[Page ]. Copyright 2012 PWxyz LLC

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School Library Journal Reviews 2012 September

Gr 8 Up--This novel is a cool mixture of Victorian mystery/romance and zombie story. It makes for a sort of steampunk feel. It has suspense and is a mystery in the lightest sense of the word but the fun is in its blending of genres with the cosseted elite mixing with the zombie hordes. Eleanor Fitt is in a troublesome spot. Her brother is missing, her mother refuses to acknowledge the sorry state of their finances and is trying to marry her off to the highest bidder, and the dead are walking. She goes to the Spirit-Hunters determined to find out what really happened to her brother. Instead of answers she finds more questions: Why are the Spirit-Hunters here? Are they causing the trouble with the dead, or are they simply patsies? And, more importantly, why is everyone associated with her brother dying in such a dramatic way? Eleanor is strong willed and inquiring, and the situations mirror the Victorian sensibilities well. Give this novel to anyone who likes a light zombie story with a pinch of romance.--Saleena L. Davidson, South Brunswick Public Library, Monmouth Junction, NJ

[Page 142]. (c) Copyright 2012. Library Journals LLC, a wholly owned subsidiary of Media Source, Inc. No redistribution permitted.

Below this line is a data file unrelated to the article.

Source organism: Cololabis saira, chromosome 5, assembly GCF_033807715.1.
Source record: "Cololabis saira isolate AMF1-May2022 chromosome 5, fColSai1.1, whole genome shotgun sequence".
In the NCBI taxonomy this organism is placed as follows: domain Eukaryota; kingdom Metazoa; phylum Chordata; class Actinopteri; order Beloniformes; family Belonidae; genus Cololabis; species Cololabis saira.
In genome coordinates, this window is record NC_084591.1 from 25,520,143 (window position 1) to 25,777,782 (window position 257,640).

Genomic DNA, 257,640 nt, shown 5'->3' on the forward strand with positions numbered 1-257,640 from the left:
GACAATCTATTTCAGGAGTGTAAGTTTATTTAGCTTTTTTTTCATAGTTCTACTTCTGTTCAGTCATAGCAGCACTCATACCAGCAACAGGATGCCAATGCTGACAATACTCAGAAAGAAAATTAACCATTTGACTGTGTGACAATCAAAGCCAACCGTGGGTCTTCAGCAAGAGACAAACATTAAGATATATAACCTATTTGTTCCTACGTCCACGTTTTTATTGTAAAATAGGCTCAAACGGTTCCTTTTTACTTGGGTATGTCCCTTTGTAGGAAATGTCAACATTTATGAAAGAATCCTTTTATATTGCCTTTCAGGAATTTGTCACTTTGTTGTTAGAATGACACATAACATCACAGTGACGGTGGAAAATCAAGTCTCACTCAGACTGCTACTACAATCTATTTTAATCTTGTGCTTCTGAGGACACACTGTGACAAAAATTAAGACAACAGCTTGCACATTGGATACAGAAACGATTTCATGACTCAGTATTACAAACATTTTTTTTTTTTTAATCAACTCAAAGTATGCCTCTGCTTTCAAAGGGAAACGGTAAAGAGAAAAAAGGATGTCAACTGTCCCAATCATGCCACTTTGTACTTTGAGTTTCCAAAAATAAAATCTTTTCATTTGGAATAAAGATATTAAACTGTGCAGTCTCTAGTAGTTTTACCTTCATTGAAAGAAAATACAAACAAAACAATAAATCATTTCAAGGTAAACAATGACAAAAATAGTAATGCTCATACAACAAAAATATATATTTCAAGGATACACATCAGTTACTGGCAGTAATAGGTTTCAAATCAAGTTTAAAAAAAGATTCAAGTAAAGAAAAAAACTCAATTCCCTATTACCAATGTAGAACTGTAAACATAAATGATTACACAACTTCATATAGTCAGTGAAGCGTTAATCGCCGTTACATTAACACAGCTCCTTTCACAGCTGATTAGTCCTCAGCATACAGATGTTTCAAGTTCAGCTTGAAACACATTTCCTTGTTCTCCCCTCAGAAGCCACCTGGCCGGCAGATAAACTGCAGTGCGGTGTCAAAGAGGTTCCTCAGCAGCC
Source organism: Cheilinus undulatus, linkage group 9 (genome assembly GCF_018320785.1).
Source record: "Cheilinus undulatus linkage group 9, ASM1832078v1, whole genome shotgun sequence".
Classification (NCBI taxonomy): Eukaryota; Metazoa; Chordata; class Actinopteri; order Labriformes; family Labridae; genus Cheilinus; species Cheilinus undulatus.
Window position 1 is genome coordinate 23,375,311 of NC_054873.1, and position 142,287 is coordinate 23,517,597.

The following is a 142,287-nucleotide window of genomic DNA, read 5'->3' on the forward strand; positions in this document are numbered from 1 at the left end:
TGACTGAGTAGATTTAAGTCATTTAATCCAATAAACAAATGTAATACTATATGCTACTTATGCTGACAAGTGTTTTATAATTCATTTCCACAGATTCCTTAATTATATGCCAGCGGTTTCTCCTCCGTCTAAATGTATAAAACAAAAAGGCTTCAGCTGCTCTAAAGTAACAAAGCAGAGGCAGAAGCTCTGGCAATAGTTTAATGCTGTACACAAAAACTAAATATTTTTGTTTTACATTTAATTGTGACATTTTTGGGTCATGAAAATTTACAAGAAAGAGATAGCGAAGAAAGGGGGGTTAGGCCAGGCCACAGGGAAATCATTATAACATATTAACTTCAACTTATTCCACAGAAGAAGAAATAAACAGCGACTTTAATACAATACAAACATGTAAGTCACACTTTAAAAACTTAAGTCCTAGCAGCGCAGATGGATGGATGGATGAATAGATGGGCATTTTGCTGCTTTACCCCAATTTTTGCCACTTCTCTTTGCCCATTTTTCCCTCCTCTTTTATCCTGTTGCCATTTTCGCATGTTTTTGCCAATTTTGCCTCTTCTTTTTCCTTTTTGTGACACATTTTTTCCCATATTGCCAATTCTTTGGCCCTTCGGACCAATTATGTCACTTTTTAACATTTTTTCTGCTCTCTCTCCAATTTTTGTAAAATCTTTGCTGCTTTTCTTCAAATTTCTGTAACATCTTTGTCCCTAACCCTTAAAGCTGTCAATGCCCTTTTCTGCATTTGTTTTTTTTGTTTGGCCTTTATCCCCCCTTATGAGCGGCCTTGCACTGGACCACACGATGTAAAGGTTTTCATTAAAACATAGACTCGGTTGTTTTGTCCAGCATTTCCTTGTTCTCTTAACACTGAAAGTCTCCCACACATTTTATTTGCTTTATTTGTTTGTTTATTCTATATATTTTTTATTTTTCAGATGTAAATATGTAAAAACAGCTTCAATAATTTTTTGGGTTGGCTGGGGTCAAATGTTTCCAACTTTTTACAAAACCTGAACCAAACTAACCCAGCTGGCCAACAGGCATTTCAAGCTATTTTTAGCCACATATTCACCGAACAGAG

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VOYA Reviews 2012 April
A necromancer has taken control of the Dead in late nineteenth-century Philadelphia, and Eleanor Fitt finds herself in the midst of the macabre uprising. Since the death of her father, her family's standing has diminished to the point that her mother is seeking to marry Eleanor off to any available suitor, much to her dismay. Her beloved and much-missed brother, Elijah, has been traveling the globe researching arcane arts for several years. One of the Dead delivers a note from her brother, leading her to fear that Elijah has fallen under the control of the necromancer. Eleanor seeks help from a ragtag group of Spirit-Hunters hired to protect the city from the ravages of the Dead. As Eleanor delves deeper into the Spirit-Hunters, the necromancer, and the Dead, she finds that even those closest to her may not be innocent. This debut novel is quite compelling and features a plot that moves at breakneck speed. It will likely generate a substantial fan base for the second book in the series, which is due to be published in the summer of 2013. While some readers may find the constant, detailed mentions of the discomfort of period fashions repetitive (corsets and parasols abound), the plot is full of action, betrayal, and romance. The protagonist is a strong young female who refuses to be dismissed and used as a pawn by her family or those around her. The mix of zombies and steampunk themes will appeal to fans of both genres.--Sherrie Williams 3Q 3P J S Copyright 2011 Voya Reviews.